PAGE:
Podcast: Play in new window | DownloadPodcast (video): Play in new window | Download | EmbedSubscribe to the unSeminary Podcast: [iTunes] [RSS] [Stitcher] [TuneIn] // [VIDEO iTunes] [VIDEO RSS]On today’s podcast we have church consultant, author and pastor Greg Atkinson. We’re talking about four areas that every church should work on to become more irresistible in the coming year. This episode is overflowing with helpful thoughts on how to make your church the kind of church that people will want to attend and to tell their friends about. We based this conversation around a chapter of Greg’s book “Church Leadership Essentials“. Listen in on this episode for some practical insights on things you could improve at your church in the coming weeks and months.Greg Atkinson // [Website] [twitter] [Church Leadership Essentials: What Every Pastor Needs to Know]Interview Highlights00:30 // Greg’s ministry experience01:10 // Greg is the editor of an online magazine02:00 // Greg’s new book, ‘Church Leadership Essentials’02:20 // Becoming a more irresistible church in 201402:45 // Becoming more irresistible in the area of First Impressions03:16 // First Impressions begin online before a guest has attended your church03:20 // Guests should know that they matter to us before they hear that they matter to God03:49 // The fastest growing churches in America expect guests05:30 // Greg asks ‘is the pastor approachable, accessible?”06:02 // Rich recalls a time when he was mislead to an empty new comer room08:25 // How humbling that the pastor of one of the largest churches in America is still available to speak with after each service10:06 // Walking slowly through the pews11:00 // Becoming more irresistible in the area of Children’s Ministry12:16 // Kids environments must always be Clean, Safe and Secure16:40 // Paint goes a long way17:17 // Impact of impressive Kid’s environments is greater on parents than kids19:52 // Becoming more irresistible in the area of Security20:11 // A mega church that Greg failed in the security area25:59 // What’s involved in good ushering28:57 // Becoming more irresistible in the area of Attractional Worship29:55 // Church success is dependent upon people inviting their friends31:56 // Greg reminds us that we don’t want to offend a guest by anything that is within our control33:59 // Greg’s book – Church Leadership Insights: What Every pastor Needs to KnowLightning Round HighlightsHelpful Online Resource // Gmail, Google HangoutBooks That are Having an Impact // Emotional Intelligence 2.0 by Travis Bradberry, Dangerous Calling by Paul David Tripp, What the Plus by Guy KawasakiInspiring Ministries // Crosspoint, North Point, NewSpring, SeacoastInspiring Leader // John MaxwellWhat does he do for fun? // Date nights with his wife, hanging with his kids, movies, guys night outCheck This Out // 8 Effective Ways to Follow Up With Guests at Your ChurchInterview Transcript //Rich – Well, welcome to the unSeminary Podcast. Rich Birch here, your host. We have got a real treat here to kick off the new year today. We have got speaker, writer, consultant, Greg Atkinson with us. Greg is a 20 year veteran of church work. He’s a real expert in so many different areas and a gift for us as we kick off the new year. He’s actually left the local church environment to make himself more broadly available to serve churches all across the country, ultimately around the world. Also is working with an online magazine right now. Greg welcome to the show. Why don’t you tell us a little bit about the online magazine you are working with these days.Greg – Thank you for having me. I am in a season right now where I am speaking, and writing and doing some freelance writing. Working on some book projects that will be coming out in 2014, 2015. And I am the editor of Christian Media Magazine. It’s an online magazine and we are going in a new direction. We just have a whole new look. A whole new feel. We went through a rebranding process and are coming out in the new year going strong trying to reach church leaders of all types to get them to read the magazine, to learn about media resources for them.Rich – Nice. Very cool. We will link to that in the show notes so people can get a sense of that and learn more about that. It’s obviously a great resource for people to get plugged into. Well one of the things you wrote, you have written a number of books and we will talk about your book a little bit later. One of the books you wrote recently, I have it on my kindle so I apologize to those who can’t see that….’Church Leadership Essentials”. It’s a fantastic resource you should check out. If you over the holiday season got your new Kindle, you should buy this book. It’s only $5, common! One of the chapters in there we what to really drill into for churches, because I think a lot of churches can benefit from this, is How to be Irresistible. How to be more irresistible as a church. You actually talk about 4 different things in there and I think that’s a great for all of us. It would be great if in 2014 our churches were more irresistible than they were in 2013. So let’s talk about those 4 areas. What’s the first area churches should think about when they want to be more irresistible?Greg – Well in the book, and in my writing and my teaching I talk about 4 areas and the first area is First Impressions. And that, as you know, starts before they come to the actual campus. I include online presence in that. I Include your use of social media, your website. Most people nowadays will check out your church online before they ever come to it physically. Once they get there, Mark Waltz from Granger has a great quote in his book where he talks about how you’ve got 10 minutes somewhere between the parking lot and the children’s center 10 minutes will pass. They should know they matter to us before they hear about how they matter to God. So I like to focus on those first 10 minutes and letting people know that they are welcome, they are loved and that we were expecting them. One of the things I found when I work doing my consulting is that the fastest growing churches in the country actually expect guests, they aren’t surprised when they show up.Rich – Oh wow. That’s good.Greg – It’s like they gear everything towards the first time guest. Everything from Welcome Centers to Children’s check in, to signage, to parking lot greeters, everything is geared towards that first time guest. So they are ready and waiting for that first time guest to show up. Just having that good first impression in that first 10 minutes.Rich – Ya that’s good. Is there something that you’ve come across that some church has done on that first impression stuff that has been particularly intriguing to you? Wow, that’s something I’ve never seen before. To kind of make those first time guests feel extra special and welcome as they arrive.Greg – A lot of churches that I have worked with will do some kind of either a VIP room after the service, or a Guest Central after the service, or a meet the pastor. Some kind of opportunity where you go into a separate room, decorated like a party atmosphere, I love the VIP rooms that churches do and they have the little giveaways, maybe a little bag with goodies in it with stuff about the church to welcome people. And then you get to actually physically shake the pastors hand and some of the other key leaders at the church. Some kind of way that they get to actually make that connection on the first visit. Actually, when I consult with churches, one of the things I look at in my report is ‘Is the pastor approachable, accessible?” And that’s something that visitors are looking for, are they going to get a chance to talk with him, to hug him, to pray with him. So that’s something that I like to see is at the end of the service, to have some kind of guest central or visitors spot where people can come in and meet key leaders.Rich – That’s amazing. That’s a great tip. My wife Christine and I, when we were first married, it was within the first year. We were looking for a new church. We had moved into a new community. And we went and visited, it was kind of one of those churches that was going and blowing in town, it was doing a great job. And during the service the church said ‘we’ve got this new comer room, we’d love for you to be there’ You probably see where this is going. And they had some signage out in the foyer saying here’s where the newcomer room is. And it was a little bit weird because it was downstairs and kind of off in a corner but we were like, oh this is fine. So we go and we stand and there’s sure enough a big sign, ‘new comers’ in front of the door. And we go in there, and we just stand there. And there’s no one there in the room. And I was like, and I’m like a Christ Follower. I love Jesus, big-time. And we are standing there feeling so awkward, what’s going to happen next, and no body came in. So we just kind of slinked back out the door.Greg – That’s poor execution.Rich – We slink back out to the parking lot. You know, that’s a great church. I’ve often thought of that with the guest services stuff at our church, because that’s a great church. They do a great job and are doing a lot of fantastic things. And there are are weekends when things go wrong and your normal system doesn’t happen. But you know what, the reality of it is, there are people that visit every weekend so you have to nail that stuff 52 weeks of the year, or however many weeks of the year you do services.Greg – You gotta give it attention. You’ve gotta give it your presence. You’ve got to make it a priority. One thing I like to help churches do as a resource is to brainstorm creative names. I mentioned you could call it a VIP room, a Guest Central, a New Comers Welcome. One of my favorites is Erwin McManis in LA calls it the After Party. And so they have a party after each service and you can meet each pastor, and Erwin if he is there live. Love to throw out different ideas.Rich – That’s fantastic. On that front, still to this day, Bill Hybels, you know I find this humbling, after all these years he will hang our at the front and talk to every person and shake a hand and interact. I think there are a lot of pastors of churches that aren’t 30 thousand people, or however many Willow has gotten to these days, who are like “i’ve got things to do, I’m a busy person.” I commend Bill on that! He’s willing to stand around. I had brought a friend to Willow in the last year and we were at their last service, we did the tour thing and poked around and popped into the auditorium at the end and sure enough, this is now an hour after the last service and Bill is still hanging around, shaking hands, talking to people. And I was like, hmmm, that’s a humbling sign for me because I think I am often just rushed on Sundays.Greg – It speaks volumes. When I consulted with 12Stones in Atlanta, their pastor Kevin Myers, they were just recently named the fastest growing church in the nation, but he’s down front praying with people, hugging people, crying with people, counseling with people after each and every service. We all have that potential to be rushed, like you talked about, it’s human nature. I wrote a chapter in the book about walking slowly through the pews. That is something that I learned many years ago, nearly 20 years ago from my veteran uncle who had been a minister for many years. He came up to me after one of the services and I said, ‘What did you think?’ I was a worship leader and I thought I had done a good job leading and I thought that was all that mattered. And he said “Greg, walk slowly through the pews. You rushed right by people, you just rushed down the aisle, and you were always in a hurry to get places, and you didn’t make eye contact and shake hands and speak to people.” And so I never forgot that, and we always have to be intentional about walking slowly through the pews.Rich – That’s a good bit of wisdom for sure. So first impressions, that’s the first area. What’s the second area we should be worrying about in 2014 if we want our church to be more irresistible than last year?Greg – In Childrens Ministry, we as evangelical modern churches we are often trying to reach parents with young kids. And how you welcome kids when they come, how your rooms are decorated, all that speaks volumes, what they learn, is it just babysitting or do they actually learn stuff about the Bible and about God. Great churches send kids home with devotional material, or homework to go over with their parents. I love the ORANGE philosophy and the thought of partnering with parents where we send resources home, at my church, with the kids for them to show their parents, and the parents bring it up over dinner. ‘Ok, this Sunday you talked about Daniel. What did Daniel do? Then the discussion. Actually in some ways it’s like a reverse discipleship because a lot of the parents aren’t strong Christians at all. But the big three that I always talk about, and there’s a chapter in the book about this, is Clean, Safe and Secure. Clean: If a parents drops off a child and it is a wreck. it’s not clean, it’s not sanitized, presentable, it’s not nice neat and tidy. It’s going to give a negative first impression. Again, they are going to feel like you weren’t expecting guests and they’re going to get a negative impression, and you don’t want anything negative in the first 10 minutes. Clean, Safe and Secure. Safe means that there’s nothing dangerous in the room, there’s no jagged corners or corners sticking off the edge of some rusty table that a kid could fall and cut their eye open on. It’s got to be safe. And last, secure. It’s got to be secure. How you get in, how you get out, how a child get’s checked in. That’s why so many churches use database systems like Fellowship One, where you get the name badges, and you have to have a matching number to check the child out. And also secure meaning there’s not a back door that’s unattended in the children’s facility where the kid could wander out into the street and get kidnapped or picked up. In my church there’s one way in and one way out of the children’s part of the facility and those were monitored by security guards. We had a great security team. And you didn’t get out with a child unless you had a matching sticker. It was very secure. Clean, Safe and Secure.Rich – Very cool. On the children’s ministry front are there some common low hanging fruit that churches could implement even in these first months of the year. I think a lot of times people get overwhelmed when they go to a church like North Point or Mariners out west and be like ‘oh my goodness, this is Disney World, we are not going to be able to do this.” But are there some low hanging fruit that, people could do, even right away to help improve their children’s ministry.Greg – Ya, we recently, the church where I was most recently the campus pastor, we were a multisite church and we moved into a new facility. I wanted to do something like North Point, Mariners, kind of a wacky world theme. Where Wacky World comes in and decks out the walls but we couldn’t afford it so we hired a local designer, a local print shop to make us those appliqués that stick to the walls, that look like Wacky World. So it was done very economical, very cost effective, but it looks professional. It looked like something I’d seen because my old church I was pastor at in Dallas, they had used Wacky World so I was familiar with what their stuff looked like, and it looked like it, but it was done by a local print shop so it was very economical. My thing is excellence in all things, so if you can shoot for excellence, it doesn’t have to be Wacky World if they are not in your budget and you can’t afford it, but if you can try to, you know I was looking at a church…I visited a church two weeks ago and they are a great church, a large church, a mega church, but walking down the halls to their children’s facilities, they were just bland. It was like khaki, or cream walls, just walking all down the hallways. There was no vibrant color, nothing inviting, nothing exciting letting me know that I was in the children’s wing of the building. Just real drab and bland.Rich – Absolutely. Ya, the environment piece is a huge deal. It’s amazing. Even if you are a church listening here today and you are thinking I’m not even sure we can afford to get some printing done, well you should look into it because it’s not as expensive as you think it is. But even if you can’t afford that, you would be amazed by what you can do with paint.Greg – That’s what I was going to say, paint will do it.Rich – Absolutely. You can paint some walls. We just went through a renovation of a facility and people are blown away by the kids environments but when you step back and look at it, it’s mostly paint. There’s some environment stuff too but mostly what you are impacted by. There was a study done recently, I believe it was by Cogun I need to go back and check the reference on that, where they basically went in a studied and asked kids and parents and families in these church environments where they’ve had the kind of Wacky World environment pieces and the impact that it’s had on them, and what they feel about the church, if it’s the kind of place that they can invite their friends. It’s interesting, what they found is, the kids…those environments, very quickly, within a couple of weeks, they just become paint on the walls. It just becomes kind of expected. They think of course I go through a slide to get into my kids environments. But listen, for parents, it almost lasts for years.Greg – It’s the parents. It speaks volumes to the parents.Rich – Absolutely, years later you are thinking ‘oh my goodness, I can’t believe my kids get to go down a slide to the kids environment!’Greg – That’s what I wish church leaders would realize. They think, ‘they are a 3 year old, what do they care, let’s give them some crayons and let them color.’ They don’t realize we are trying to reach the 20-30 something parents that the kids are precious to them, their pride and joy, and when they come to a church that is inviting and welcoming to kids and has that Disney Land kind of feel, colors and attractive, compelling looking appearance, it just speaks volumes to the parents. And that is included in that first 10 minutes. Making that first impression when they think my kids are happy, I am happy, and because it is clean safe and secure and I am not going to worry about their safety so I can worship and actually pay attention to the message and pay attention to what God wants to do in the service. I can allow God to speak to me. I am not worried if my child is going to go out that back door, or hit is head on that rough corner of the table. They are not worried when it’s clean, safe and secure and they can focus on what God wants to do on their hearts in the worship service.Rich – Absolutely. That’s a huge lesson. That’s one of those things I wish more church leaders would take to heart when it comes to their physical facility. OK first impressions, children’s ministry. What’s another area that we can invest in this coming year to make our church more irresistible?Greg – Yes, the third area is security. A lot of churches don’t think about this. That clean, safe and secure, the word secure there, that applies to adults as well. They want to feel secure. I worked with, I’m not going to say which church it was, but it is a well known giga church, mega church with a well known worship leader and pastor. Amazing church. And I worked with them as a secret shopper and I did my report and the last question says would I return to this church. Would I come back as a guest and I said no. And they were stunned and shocked but they were also pleased that someone was honest with them. That someone would shoot straight with them. And that’s what a consultant is supposed to do. I’m not just supposed to tell you what you want to hear. And they said ‘tell us more about this. Why wouldn’t you come back? We have some of the best worship in the country?” And I said but you’re not secure, and I didn’t see any security present. I didn’t see any people with ear pieces in. I didn’t see any police officers roaming around which should happen in mega churches. I didn’t see anything around to let me know that I was safe. We live in a world now…I’m a movie guy, I love movies. And just the other week at my local theatre there was a shooting that I was almost there and I would have saw it and it would have wrecked my life for the rest of my life to have seen it. But a guys wife went out on a date with another guy, and the husband came and gunned down, the guy shot him 5 times in the movie theatre parking lot, and everybody around that was going to a movie saw it and I was this close to being there and seeing it. You know, there has been a number of church shootings. There’s been kidnappings and disgruntled parents coming in and grabbing their kids out of kid classes. A divorced dad taking their kids without their mom knowing. So security, if you want tour church to be irresistible, and if you want it to be welcoming and inviting and again that God factor. You want people to focus on Christ and the worship service, you don’t want them worrying about are their lives in danger. You gotta have security measures in place. So when I work with churches, and I only work with very large churches, but I’m looking for the people with ear pieces in their ears. I’m looking for people with the walkie talkies. I’m looking for the people with guns on them. I’m looking for the people that give me a dirty look if I try to go somewhere that I am not supposed to go. Because I’ll try to get into children’s ministry areas that I am not supposed to get into as a secret shopper. And I’m looking for people to stop me and say ‘whoa, where do you think you are aging?” and I’m testing that security as a secret shopper. It’s just something that in this day and age, as much as a I hate to say it, now we are in 2014, you got to be secure and you have to take security seriously. We had an incident about 2 months ago at my church where I was campus pastor where a guy came in drunk. And he was known, he was a guy I had been counseling about alcoholism, and had been trying to get him into AA, and he was too proud to get into AA. He said he could beat it all on his own. He needed to be in AA and he had a reputation for being very violent when he got drunk and getting into a lot of bar fights and beating people unconscious. He was like a MMA fighter, lethal. He could really hurt people. And so he came up to me on a Sunday morning and said ‘Man, I’m sorry, I failed. I went out to a concert last night and I have been drinking all night and I’m so sorry.” And he was just wreaking of alcohol and I patted him on the back and said ‘I love you man, maybe God will speak to you today.” And he went into the service. As campus pastor I went to all our security guys, we have two police officers, off duty police officers who just always carry guns with them. And then we have ushers and security folk and some ex-military guys and I just went to each of them and I pointed the guy out. And I said he’s drunk and if he makes a move for the stage, tackle him, don’t let him get to the stage. And I just had to point it out. And that’s just me doing my job to keep our church secure and safe. Thankfully nothing happened. He left, he cried after the service, he said that God was speaking to his heart and he left but who knows how many drunk people show up to churches on a given Sunday. But I had every eye in there on him security-wise, trained on him just watching him to see if he made any sudden moves to rush the stage and so just gotta take precautions.Rich – That’s obviously, pardon the put, but that’s a sobering thing to talk about. It’s the kind of thing that we don’t think about a lot but it’s the kind of thing that a lot of us go back and loop back on our security procedures for this coming year and say what is it that we need to improve on this front. Maybe we need to be a bit proactive.Greg – This is something that doesn’t get talked about all that often. Some of it is just within your first impression ministry you have parking lot, you have greeters, you have people that attend a welcome center or information center or guest central. But you also have ushers and you don’t want to forget the art of good ushering or good ushers that not only seat people, but are active and attentive during a service. We had a situation, it was a year ago last January, where we were, I’ll never forget it because it was our last service in our old facility before we moved campuses. We were getting ready the very next week to move to our new facility as a campus and this was our very last service in our old building and it was a very special, meaningful service and I shared memories from people because we had met in that building for 5 years and I shared stories. And as I’m talking, I’m up front sitting on a stool sharing stories form people having a very powerful meaningful moment, this women with dementia started walking up to the front started screaming and yelling at the congregation, and talking about her husband thinking she was cheating on him and her husband had been dead for years, he wasn’t even alive. Her husband thought that she had done something with her husbands brother and she talked about people climbing through her window and she was just talking out of her mind and in my mind I was thinking where are the ushers ushering this women our of here. I didn’t want to be the mean bad pastor that tells this woman to be quiet. So I was patting her on the back saying ‘ok, ok, ok’ and I’m just patting her on the back and thankfully she wasn’t mic’d. I didn’t hand her a microphone so most of the people couldn’t hear what she was saying it was just gibberish, but I was hearing the nonsense that she was saying. So we had a meeting after that where we said, ‘if something like that happens, if you see anyone like that come up to the stage that shouldn’t be coming up to the stage you need to just grab a hold of them and say please come with me we need to usher you out. Just ushering, just basic ushering. I’ve seen, I remember in college seeing someone rush the stage and try to take a swing at the pastor as he was preaching. I’ve seen a lot of stuff in my days. Twenty years of ministry, so security is important. You want people to feel safe at church. If somebody tries to run a the pastor and try to take a swing at him, you remember years ago Charles Stanley, Andy Stanley’s dad got punched in the face. So when stuff like that happens people don’t feel secure and safe so we just have got to take precautions. That’s all I’m saying is take precautions.Rich – That’s good. That’s a good one. Alright so First Impressions, Children’s Ministry, Security which we just talked about. And what’s the fourth area that we could be looking at this coming year.Greg – That would be excellence in attractional worship. And that means that you put everything you’ve got into that. Whether you meet on Saturday night or Sunday morning or Sunday night into that worship experience, or worship experiences…giving it everything you’ve got from worship flow, song selection, authenticity, your communication, preaching, teaching, sound, video and lights, making services memorable and powerful. I think of that passage where it says go out and compel them to come in. Things are done in such a way, and we really had this at my last church, it was such an amazing worship experience that people wanted to tell their friends about it. And I remember years ago attending the evangelism conference at Willow Creek and hearing Bill Hybels talk about the success at Willow Creek has always been and will always be people inviting people. And that was hard for me to hear because I am a marketing guy, I am big into marketing. I could market with the best of them. I’m big into marketing. But I needed to hear it’s about people inviting people. At the end of the day it’s about word of mouth. Word of mouth will always be the best form of marketing. So when you craft services where people can encounter the living God and where they are guest friendly and you don’t use churchy talk, you don’t say anything in which you would have to explain and get into the Greek and get into theological reasons of why you would have to use that word. We try to avoid all churchy lingo and try to talk just like you and I are talking right now, just common, casual conversational language. And make it where our people feel safe. So you have your core there, where your people are attending and they trust you and love you. And trust is that key word, they have to trust you. They have to feel comfortable. They have that person that they have been building a relationship with at work or at school and they say ‘hey, why don’t you come check out our church. I think you would really like it. It’s not like any other church. Come give it a shot.’ And then everybody tells those stories of the week that their guest that they have been inviting for so long finally shows up and they have that cringe factor. They are thinking oh I hope everything goes all right. I hope the pastor say something stupid. I hope he doesn’t preach on money today. They have that cringe factor and they see that the stakes are high and they want it to be a great service for their guest that they have been praying for. So we as pastors, as worship leader, as service programmers, we are always aware and sensitive to the fact that it is somebody’s first time at our church. And that happens every Sunday, it is somebody’s first time at our church and we want to make sure that they are not offended by anything that is out of our control. If they get offended by anything Gospel, we can’t help that. The Gospel can be offensive. But if they are offending by bad lighting, or poor communication, or music that’s not done with excellence and you have an off day musically it just turns people off. So just doing your best when it comes to the actual worship experience.Rich – Absolutely, that’s one of those lessons to let just soak in. There’s a lot there. There’s a lot to unpack but continuing to invest in what happens Sunday from your own teaching, to what happens in the musical piece in the morning and all those individual elements. Maybe you take one or two of those and say ‘I am going to spend three months with our musicians so say ‘how can we bring this up? How can we bring up the quality from there?’ Then we take another 3-6 months and work just on teaching, on that piece. Work your way through the service to bring the quality up so it does have that attractional outsider focus. This has been an incredible conversation. I want people to understand, today we, this is a bit awkward, but this whole conversation has been based on one chapter of Greg’s book. Now, I’m not a book sales guy, but you really should pick up this book. Today we’ve been talking just about one piece of this and we’ve pulled a lot out, it’s been like a 1/2 hour conversation and the thing I love about this particular book ‘Church Leadership Insights: What Every Pastor Needs to Know, it’s similar to the kind of content that we do at UnSeminary. It’s really practical and it’s stuff that they just don’t teach you in seminary. They are not wrestling through this kind of content. I think it’s the kind of thing you could pull apart, you could use it for training with your team, buy a bunch of copies and use it in that environment. Or just walk through it and say what difference does this chapter make in our church and how do we just go out and apply that. Is there anteing else on this content that you want us to wrestle through before we move onto the lightening round?Greg – I was just going to say, when I first came to my campus they were in decline and they were struggling and I was actually the third campus pastor in three years and they had dropped down to a very low number of people and were really struggling and so I just went into evaluation and assessment mode. I had been a consultant before I came to the church so I looked at the weak links and they were first impressions, children’s ministry and worship. Those were the weak links at the church. So I hired a part time children’s minister and if money is an issue don’t let it because I could have had a lay leader do it, a lay leader be the children’s minister but I hired a very part time kids pastor to oversee kids and take that to the next level. And then we had a transition with our worship. We had an interim worship guy. We had a transition and then did a nationwide search to find a worship guys and it was great. We found a guy who was from a North Point Strategic Partner Church, one of Andy Stanley’s strategic partners church. And he did a great job. He got our concept of church for unchurched people and reaching the lost and he took our worship to a whole new level so we started slowing turning things around. And then honestly, first impressions was always a work in progress. We doubled or tripled our team in size but we kept adding greeters, we added a parking lot team, we added two people to the information center and started expanding the role of ushers and just started putting a lot of beef and emphasis into those areas. So it was, when I write about this, this is what I was dealt when I came to this campus as campus pastor, these were the week links that I had to address. So all of my writing is born out of experience. And like you said, it’s not stuff they teach you in seminary, it’s not stuff they teach you in BIble College. This is just stuff you learn the hard way so I hope it helps people. http://www.unseminary.com/gregatkinson/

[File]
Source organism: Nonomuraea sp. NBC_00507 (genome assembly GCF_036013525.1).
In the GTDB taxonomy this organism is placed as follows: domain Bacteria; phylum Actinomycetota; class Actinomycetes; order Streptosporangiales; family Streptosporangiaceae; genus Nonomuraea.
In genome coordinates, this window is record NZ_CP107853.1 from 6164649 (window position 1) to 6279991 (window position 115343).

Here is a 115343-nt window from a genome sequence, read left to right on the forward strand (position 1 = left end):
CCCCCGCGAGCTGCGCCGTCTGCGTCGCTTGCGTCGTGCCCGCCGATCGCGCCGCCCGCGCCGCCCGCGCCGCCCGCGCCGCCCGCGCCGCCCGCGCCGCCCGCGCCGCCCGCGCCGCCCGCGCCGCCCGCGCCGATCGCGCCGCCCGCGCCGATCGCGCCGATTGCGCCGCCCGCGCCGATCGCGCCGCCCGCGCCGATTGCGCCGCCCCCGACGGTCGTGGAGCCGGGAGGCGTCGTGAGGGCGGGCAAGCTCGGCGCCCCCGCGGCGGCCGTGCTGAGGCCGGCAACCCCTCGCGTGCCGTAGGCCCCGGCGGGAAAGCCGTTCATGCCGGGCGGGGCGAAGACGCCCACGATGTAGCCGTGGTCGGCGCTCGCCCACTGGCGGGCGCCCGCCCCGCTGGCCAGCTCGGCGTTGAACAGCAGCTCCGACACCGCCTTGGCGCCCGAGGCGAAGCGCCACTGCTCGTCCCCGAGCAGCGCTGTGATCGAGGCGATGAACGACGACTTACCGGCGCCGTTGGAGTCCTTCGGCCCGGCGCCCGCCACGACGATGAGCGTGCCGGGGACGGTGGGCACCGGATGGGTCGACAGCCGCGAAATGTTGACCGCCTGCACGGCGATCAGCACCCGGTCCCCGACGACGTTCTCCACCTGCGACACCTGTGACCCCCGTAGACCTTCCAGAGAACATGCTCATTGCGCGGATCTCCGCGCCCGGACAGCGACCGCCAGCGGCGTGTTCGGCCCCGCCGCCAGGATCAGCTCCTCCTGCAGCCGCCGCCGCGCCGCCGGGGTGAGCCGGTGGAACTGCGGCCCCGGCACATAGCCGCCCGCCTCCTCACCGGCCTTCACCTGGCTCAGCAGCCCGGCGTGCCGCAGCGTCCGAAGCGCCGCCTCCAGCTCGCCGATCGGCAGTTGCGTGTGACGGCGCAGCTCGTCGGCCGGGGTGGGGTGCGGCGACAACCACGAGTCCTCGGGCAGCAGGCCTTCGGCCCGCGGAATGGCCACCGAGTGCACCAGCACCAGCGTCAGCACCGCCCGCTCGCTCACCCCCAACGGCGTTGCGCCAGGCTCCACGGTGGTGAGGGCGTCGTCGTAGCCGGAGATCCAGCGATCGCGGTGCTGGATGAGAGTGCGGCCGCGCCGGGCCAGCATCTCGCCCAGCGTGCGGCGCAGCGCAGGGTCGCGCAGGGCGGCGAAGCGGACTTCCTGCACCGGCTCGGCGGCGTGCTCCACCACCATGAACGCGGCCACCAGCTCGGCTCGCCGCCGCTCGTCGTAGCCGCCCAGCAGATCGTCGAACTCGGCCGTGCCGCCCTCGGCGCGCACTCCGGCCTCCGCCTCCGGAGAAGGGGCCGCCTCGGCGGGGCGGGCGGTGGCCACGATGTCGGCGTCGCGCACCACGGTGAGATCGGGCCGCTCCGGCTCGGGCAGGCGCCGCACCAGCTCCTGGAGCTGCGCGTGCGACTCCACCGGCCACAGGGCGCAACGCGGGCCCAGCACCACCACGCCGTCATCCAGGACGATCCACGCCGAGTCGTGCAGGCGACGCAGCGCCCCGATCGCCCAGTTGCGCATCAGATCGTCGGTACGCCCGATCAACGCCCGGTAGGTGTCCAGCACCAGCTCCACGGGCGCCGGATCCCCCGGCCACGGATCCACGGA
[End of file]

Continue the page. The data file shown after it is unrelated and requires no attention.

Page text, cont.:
Playwright Zoe Kazan on The Dinner Party Download